Story tellers gathered at Bradwell on Wednesday for a Writing Retreat. The wild coast around St Peter’s Chapel was the finale to the Essex Book Festival 2017. Will the events return next year? Organisers spoke exclusively to Wild Essex about the stress of running the UK’s fastest growing literary festival… and how the feral Dengie Peninsula put ‘the wild’ back into the work of 30 ‘pioneers’.
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“In a small group like this, people are confident to read out their work and talk about their work. And it’s really important to share your writing. Otherwise you may as well just go write a diary! If you want to get your writing out there you’ve got to share it. You have to be brave,” – Ros Green, Essex Book Festival director, Othona Community writers retreat, Bradwell, April 7, 2017.
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James Canton runs the Wild Writing MA at the University of Essex. He’s hosting an Essex Book Festival class on the Bradwell sea wall.
James is doing something interesting. He’s not asking students to write. He’s asking them to listen. “Recognise five sounds, and think about how they can influence your story telling,” he says.
The first noise we’re aware of is silence. No one is speaking or moving. But then we hear something else. Birds. Wood pigeons. Their repetitive, wheezy coos like an old man, half asleep. Someone said they could hear a chaffinch. Sparrows. And a crow. Then the sound of a fat bee growling. “Like an electric razor,” someone says. I’m not sure I’ve ever been in a place where nature sounded so loud. Perhaps because there was nothing else to hear.
About 30 writers are here for three days. It’s the end of the line. No roads, cars or routine urban noises. They sleep and eat in the three acre Christian retreat that’s hidden behind the trees next to St Peter’s Chapel. I’ve walked this coastline before, but had no idea the retreat was here. Or that is was open to the public.
“It’s an incredibly beautiful part of Essex,” says Essex Book Festival director, Ros Green. “I don’t think many people here today knew about it. It’s a little piece of magic. We’ve never done a writing retreat before, so it was perfect.”
Ros took the festival over three years ago. Since then, the event has become one of the biggest in the literary calendar. Last year, 2016, was the most successful in the festival’s history. Visitor numbers were up by 30 per cent in 2017.
“Hosting a writing retreat fits in because the festival is pushing the boundaries. We’re trying to take risks,” says Ros.
“Some of the writing classes people are doing here are quite experimental. Quite different. We’re pioneers. They’re not off-the-peg creative writing courses. The Essex Book Festival is branding itself as the festival that reaches the parts other festivals don’t reach.”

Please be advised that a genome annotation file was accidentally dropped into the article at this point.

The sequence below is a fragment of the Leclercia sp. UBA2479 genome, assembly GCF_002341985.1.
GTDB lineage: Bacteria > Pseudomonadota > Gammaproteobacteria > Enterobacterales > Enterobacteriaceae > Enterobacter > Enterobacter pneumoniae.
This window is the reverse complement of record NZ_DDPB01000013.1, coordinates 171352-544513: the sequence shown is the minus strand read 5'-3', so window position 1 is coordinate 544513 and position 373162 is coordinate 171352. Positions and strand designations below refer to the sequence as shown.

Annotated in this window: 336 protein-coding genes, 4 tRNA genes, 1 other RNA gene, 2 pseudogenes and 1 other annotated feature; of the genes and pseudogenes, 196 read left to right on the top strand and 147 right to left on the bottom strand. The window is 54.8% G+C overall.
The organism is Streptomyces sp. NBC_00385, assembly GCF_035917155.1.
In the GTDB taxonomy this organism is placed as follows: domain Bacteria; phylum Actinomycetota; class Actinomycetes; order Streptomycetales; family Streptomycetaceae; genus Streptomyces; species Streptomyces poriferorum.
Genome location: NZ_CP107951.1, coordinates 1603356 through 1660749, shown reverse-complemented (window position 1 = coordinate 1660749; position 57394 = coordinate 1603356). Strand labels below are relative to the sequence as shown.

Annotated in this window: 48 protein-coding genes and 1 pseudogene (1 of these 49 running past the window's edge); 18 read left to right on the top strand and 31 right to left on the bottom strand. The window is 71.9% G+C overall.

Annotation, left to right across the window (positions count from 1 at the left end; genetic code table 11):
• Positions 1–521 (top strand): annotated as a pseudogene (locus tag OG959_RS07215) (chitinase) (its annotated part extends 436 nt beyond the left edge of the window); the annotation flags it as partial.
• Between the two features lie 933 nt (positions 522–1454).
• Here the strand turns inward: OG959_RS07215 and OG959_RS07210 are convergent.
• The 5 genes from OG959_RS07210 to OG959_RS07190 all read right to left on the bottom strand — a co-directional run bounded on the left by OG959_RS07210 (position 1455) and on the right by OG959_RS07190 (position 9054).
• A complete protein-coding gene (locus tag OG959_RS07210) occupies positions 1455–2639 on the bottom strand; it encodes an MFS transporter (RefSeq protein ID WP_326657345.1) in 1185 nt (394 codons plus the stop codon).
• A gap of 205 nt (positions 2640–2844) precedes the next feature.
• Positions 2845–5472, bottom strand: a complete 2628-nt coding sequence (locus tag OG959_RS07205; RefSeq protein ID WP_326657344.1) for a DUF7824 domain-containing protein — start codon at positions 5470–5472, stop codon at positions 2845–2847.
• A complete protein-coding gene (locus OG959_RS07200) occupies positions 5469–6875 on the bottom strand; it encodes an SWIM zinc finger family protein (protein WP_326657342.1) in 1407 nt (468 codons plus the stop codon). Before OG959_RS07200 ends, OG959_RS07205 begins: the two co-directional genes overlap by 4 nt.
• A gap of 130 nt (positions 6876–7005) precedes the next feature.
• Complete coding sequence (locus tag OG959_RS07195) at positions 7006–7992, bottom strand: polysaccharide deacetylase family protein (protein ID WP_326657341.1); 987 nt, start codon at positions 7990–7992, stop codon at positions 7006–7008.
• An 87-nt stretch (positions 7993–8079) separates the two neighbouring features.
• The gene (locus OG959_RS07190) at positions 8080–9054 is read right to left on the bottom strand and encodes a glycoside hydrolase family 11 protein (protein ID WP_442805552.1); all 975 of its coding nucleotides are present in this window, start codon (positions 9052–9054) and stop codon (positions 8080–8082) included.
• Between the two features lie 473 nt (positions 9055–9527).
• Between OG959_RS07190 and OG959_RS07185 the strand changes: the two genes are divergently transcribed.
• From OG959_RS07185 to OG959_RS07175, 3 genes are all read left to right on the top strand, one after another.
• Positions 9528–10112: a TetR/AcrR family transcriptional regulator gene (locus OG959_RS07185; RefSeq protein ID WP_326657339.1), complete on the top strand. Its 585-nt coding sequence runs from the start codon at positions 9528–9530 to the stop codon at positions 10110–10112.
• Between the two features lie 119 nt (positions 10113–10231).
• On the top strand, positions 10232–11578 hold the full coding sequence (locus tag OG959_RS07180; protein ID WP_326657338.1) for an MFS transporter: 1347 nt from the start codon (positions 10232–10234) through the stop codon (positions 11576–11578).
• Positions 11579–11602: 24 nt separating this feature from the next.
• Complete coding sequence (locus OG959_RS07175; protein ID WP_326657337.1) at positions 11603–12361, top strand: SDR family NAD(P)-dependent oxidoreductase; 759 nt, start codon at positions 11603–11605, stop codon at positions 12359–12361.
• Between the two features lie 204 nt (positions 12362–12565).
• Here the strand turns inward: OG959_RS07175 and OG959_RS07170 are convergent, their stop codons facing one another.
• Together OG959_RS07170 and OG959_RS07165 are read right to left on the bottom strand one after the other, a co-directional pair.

“When I took over the average age was 65, and it was attracting mostly women. And that’s a wonderful audience, but it was leaving behind younger people. I’ve got kids in their 20s and I was trying to work out why they were going to book and poetry events at festivals like Latitude, but not to ‘book festivals’.”
“So events like this are why we’re now getting a greater variety of people in. And that’s exciting for us, and that’s exciting to the authors.
“Book festivals are very safe places. Quite closed off. We’re changing that.
“Everyone is getting excited by that.”
More of the same next year? There’s a huge amount of pressure to putting on a festival, let alone events like this, says Ros.
“A few days earlier I was thinking, ‘That’s it, I just can’t do this any more.’ But the retreat has been such a fantastic thing to do. My pre-festival-self was quite wise in knowing that Bradwell was what I needed. I think mid-festival if I could have cancelled it, I would have. I was thinking, ‘I’ve just bitten off more than I can chew.’
“But you know. People have been so generous with everything. And the sun has helped. I’m doing it again next year, for sure. Perhaps two writers’ retreats. And I only want to do it here.”
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The Othona community was set up by Norman Motley, an RAF chaplain, in 1946.
The founding fathers considered themselves pioneers of a movement promoting reconciliation and understanding between people of all faiths, cultures and nationalities.
Motley considered Glastonbury and Lindisfarne for the retreat, but decided the Dengie marsh and its shell beach was the perfect location.
Motley’s vision was to create a place that people could meet to talk, reflect and enjoy ‘spiritual renewal’. It remains open to the public. The community wardens look after St Peter’s Chapel next door.
St Peter’s dates back to the 7th Century, making it one of the UK’s oldest churches.
The Othona Community hosts events and workshops all year, including The Bradwell Festival, the Festival of Song, and sketching, writing and photography workshops.
For more visit Events at Othona